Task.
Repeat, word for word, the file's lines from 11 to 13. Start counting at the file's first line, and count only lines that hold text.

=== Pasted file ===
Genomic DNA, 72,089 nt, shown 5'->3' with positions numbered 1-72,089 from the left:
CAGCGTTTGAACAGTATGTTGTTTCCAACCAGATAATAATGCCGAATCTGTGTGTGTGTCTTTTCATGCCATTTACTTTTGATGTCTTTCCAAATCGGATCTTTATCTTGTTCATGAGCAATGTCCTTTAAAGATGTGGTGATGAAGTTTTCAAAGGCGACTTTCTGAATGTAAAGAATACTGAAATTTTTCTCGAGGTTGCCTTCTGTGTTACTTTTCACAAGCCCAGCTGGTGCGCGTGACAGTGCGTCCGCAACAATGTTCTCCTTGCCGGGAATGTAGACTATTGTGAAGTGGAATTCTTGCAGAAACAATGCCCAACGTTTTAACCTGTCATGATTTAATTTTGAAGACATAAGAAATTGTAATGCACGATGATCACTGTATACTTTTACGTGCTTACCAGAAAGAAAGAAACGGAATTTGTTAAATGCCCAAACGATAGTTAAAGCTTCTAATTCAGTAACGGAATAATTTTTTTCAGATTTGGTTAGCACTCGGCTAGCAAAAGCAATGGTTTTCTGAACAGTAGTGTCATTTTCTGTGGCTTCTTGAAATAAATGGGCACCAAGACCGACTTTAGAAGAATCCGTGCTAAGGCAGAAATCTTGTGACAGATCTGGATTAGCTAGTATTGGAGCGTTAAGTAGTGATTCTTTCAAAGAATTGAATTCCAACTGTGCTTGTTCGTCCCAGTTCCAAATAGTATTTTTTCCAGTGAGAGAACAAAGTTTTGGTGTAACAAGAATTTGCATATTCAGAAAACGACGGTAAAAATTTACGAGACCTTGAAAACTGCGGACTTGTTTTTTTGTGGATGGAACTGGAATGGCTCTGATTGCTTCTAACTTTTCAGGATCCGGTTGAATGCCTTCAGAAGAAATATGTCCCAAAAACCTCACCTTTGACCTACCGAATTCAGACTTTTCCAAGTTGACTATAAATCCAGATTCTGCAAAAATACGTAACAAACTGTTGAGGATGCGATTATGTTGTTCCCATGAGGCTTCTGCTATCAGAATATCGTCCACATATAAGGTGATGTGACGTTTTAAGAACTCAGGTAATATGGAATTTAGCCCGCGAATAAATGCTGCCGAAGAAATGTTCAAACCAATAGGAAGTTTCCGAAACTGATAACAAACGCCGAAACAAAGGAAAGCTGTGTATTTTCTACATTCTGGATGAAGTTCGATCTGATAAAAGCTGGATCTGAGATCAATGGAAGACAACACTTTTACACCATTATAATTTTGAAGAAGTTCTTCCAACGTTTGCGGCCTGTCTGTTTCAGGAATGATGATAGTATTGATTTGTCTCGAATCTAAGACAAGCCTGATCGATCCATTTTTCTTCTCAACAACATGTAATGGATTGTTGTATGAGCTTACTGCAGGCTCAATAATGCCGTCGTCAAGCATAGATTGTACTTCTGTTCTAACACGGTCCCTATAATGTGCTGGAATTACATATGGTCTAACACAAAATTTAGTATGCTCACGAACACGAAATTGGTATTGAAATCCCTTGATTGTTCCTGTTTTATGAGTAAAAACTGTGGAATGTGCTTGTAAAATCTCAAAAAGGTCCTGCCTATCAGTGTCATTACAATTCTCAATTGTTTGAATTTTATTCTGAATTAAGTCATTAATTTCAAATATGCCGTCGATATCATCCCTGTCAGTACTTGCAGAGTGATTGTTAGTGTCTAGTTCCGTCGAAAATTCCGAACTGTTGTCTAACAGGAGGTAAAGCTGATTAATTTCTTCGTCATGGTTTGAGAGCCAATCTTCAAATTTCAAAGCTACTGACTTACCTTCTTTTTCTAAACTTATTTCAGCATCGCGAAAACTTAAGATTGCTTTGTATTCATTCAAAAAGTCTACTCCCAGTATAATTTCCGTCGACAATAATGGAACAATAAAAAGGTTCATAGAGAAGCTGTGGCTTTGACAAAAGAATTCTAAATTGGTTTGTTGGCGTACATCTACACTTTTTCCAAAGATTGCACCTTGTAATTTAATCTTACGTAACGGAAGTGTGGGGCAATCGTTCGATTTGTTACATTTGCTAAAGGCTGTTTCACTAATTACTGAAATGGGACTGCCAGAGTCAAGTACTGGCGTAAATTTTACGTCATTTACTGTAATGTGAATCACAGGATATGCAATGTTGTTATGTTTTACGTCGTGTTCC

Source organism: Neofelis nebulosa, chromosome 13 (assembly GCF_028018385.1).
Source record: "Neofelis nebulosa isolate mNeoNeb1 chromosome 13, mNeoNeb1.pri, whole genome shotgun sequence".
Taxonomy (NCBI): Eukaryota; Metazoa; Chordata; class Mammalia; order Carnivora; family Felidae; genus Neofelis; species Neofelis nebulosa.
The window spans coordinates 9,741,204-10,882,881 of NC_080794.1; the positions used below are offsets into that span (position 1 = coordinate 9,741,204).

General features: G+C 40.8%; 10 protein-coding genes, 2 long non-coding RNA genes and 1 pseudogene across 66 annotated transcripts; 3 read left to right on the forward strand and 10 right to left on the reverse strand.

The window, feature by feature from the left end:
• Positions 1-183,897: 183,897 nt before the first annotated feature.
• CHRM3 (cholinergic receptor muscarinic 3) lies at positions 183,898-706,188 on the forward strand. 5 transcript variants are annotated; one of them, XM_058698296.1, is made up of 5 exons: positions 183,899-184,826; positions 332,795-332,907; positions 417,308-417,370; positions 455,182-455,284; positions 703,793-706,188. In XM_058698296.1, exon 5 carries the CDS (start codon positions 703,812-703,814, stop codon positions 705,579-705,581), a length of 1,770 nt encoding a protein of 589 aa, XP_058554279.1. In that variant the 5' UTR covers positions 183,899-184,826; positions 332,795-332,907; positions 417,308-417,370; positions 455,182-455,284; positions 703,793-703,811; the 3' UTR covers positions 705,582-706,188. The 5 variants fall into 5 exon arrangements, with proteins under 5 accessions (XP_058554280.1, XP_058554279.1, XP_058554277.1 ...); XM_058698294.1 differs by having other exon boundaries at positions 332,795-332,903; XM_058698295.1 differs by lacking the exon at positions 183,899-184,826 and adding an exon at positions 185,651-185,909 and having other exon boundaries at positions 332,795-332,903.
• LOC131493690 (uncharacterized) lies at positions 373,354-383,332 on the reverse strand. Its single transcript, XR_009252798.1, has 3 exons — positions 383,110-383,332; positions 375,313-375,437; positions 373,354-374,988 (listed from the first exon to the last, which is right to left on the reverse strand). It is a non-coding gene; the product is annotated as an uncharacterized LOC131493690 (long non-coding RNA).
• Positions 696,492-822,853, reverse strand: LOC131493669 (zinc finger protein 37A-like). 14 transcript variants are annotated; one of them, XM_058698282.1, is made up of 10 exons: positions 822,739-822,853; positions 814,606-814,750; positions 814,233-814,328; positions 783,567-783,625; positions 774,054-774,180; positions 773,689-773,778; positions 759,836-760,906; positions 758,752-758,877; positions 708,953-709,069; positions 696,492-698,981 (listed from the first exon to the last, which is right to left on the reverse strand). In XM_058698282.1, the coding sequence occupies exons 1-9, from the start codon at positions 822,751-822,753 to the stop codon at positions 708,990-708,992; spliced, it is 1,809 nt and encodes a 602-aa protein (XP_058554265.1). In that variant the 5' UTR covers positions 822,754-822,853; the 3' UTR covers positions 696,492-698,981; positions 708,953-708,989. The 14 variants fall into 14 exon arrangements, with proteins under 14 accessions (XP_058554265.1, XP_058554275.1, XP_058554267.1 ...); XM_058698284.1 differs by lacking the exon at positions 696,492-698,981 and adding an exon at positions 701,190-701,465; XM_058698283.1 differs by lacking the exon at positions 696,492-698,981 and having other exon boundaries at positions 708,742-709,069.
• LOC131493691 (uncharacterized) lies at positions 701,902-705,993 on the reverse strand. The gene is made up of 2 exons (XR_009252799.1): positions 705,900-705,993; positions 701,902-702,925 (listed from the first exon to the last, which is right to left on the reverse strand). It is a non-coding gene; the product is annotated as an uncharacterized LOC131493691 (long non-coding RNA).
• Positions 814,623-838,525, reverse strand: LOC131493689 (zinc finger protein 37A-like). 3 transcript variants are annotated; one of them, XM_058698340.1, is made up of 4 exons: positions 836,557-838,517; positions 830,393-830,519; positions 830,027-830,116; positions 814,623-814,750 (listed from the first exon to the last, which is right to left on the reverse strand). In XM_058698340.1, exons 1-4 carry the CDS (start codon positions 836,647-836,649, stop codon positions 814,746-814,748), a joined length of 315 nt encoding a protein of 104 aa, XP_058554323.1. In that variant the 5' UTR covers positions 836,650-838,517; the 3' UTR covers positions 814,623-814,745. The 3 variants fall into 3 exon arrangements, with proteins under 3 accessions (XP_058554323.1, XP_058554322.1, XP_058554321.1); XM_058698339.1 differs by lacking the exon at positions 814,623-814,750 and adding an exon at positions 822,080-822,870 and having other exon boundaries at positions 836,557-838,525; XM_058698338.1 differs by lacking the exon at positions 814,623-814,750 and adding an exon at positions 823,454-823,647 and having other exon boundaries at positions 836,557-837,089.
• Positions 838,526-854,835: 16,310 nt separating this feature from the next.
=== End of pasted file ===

• LOC131493690 (uncharacterized) lies at positions 373,354-383,332 on the reverse strand. Its single transcript, XR_009252798.1, has 3 exons — positions 383,110-383,332; positions 375,313-375,437; positions 373,354-374,988 (listed from the first exon to the last, which is right to left on the reverse strand). It is a non-coding gene; the product is annotated as an uncharacterized LOC131493690 (long non-coding RNA).
• Positions 696,492-822,853, reverse strand: LOC131493669 (zinc finger protein 37A-like). 14 transcript variants are annotated; one of them, XM_058698282.1, is made up of 10 exons: positions 822,739-822,853; positions 814,606-814,750; positions 814,233-814,328; positions 783,567-783,625; positions 774,054-774,180; positions 773,689-773,778; positions 759,836-760,906; positions 758,752-758,877; positions 708,953-709,069; positions 696,492-698,981 (listed from the first exon to the last, which is right to left on the reverse strand). In XM_058698282.1, the coding sequence occupies exons 1-9, from the start codon at positions 822,751-822,753 to the stop codon at positions 708,990-708,992; spliced, it is 1,809 nt and encodes a 602-aa protein (XP_058554265.1). In that variant the 5' UTR covers positions 822,754-822,853; the 3' UTR covers positions 696,492-698,981; positions 708,953-708,989. The 14 variants fall into 14 exon arrangements, with proteins under 14 accessions (XP_058554265.1, XP_058554275.1, XP_058554267.1 ...); XM_058698284.1 differs by lacking the exon at positions 696,492-698,981 and adding an exon at positions 701,190-701,465; XM_058698283.1 differs by lacking the exon at positions 696,492-698,981 and having other exon boundaries at positions 708,742-709,069.
• LOC131493691 (uncharacterized) lies at positions 701,902-705,993 on the reverse strand. The gene is made up of 2 exons (XR_009252799.1): positions 705,900-705,993; positions 701,902-702,925 (listed from the first exon to the last, which is right to left on the reverse strand). It is a non-coding gene; the product is annotated as an uncharacterized LOC131493691 (long non-coding RNA).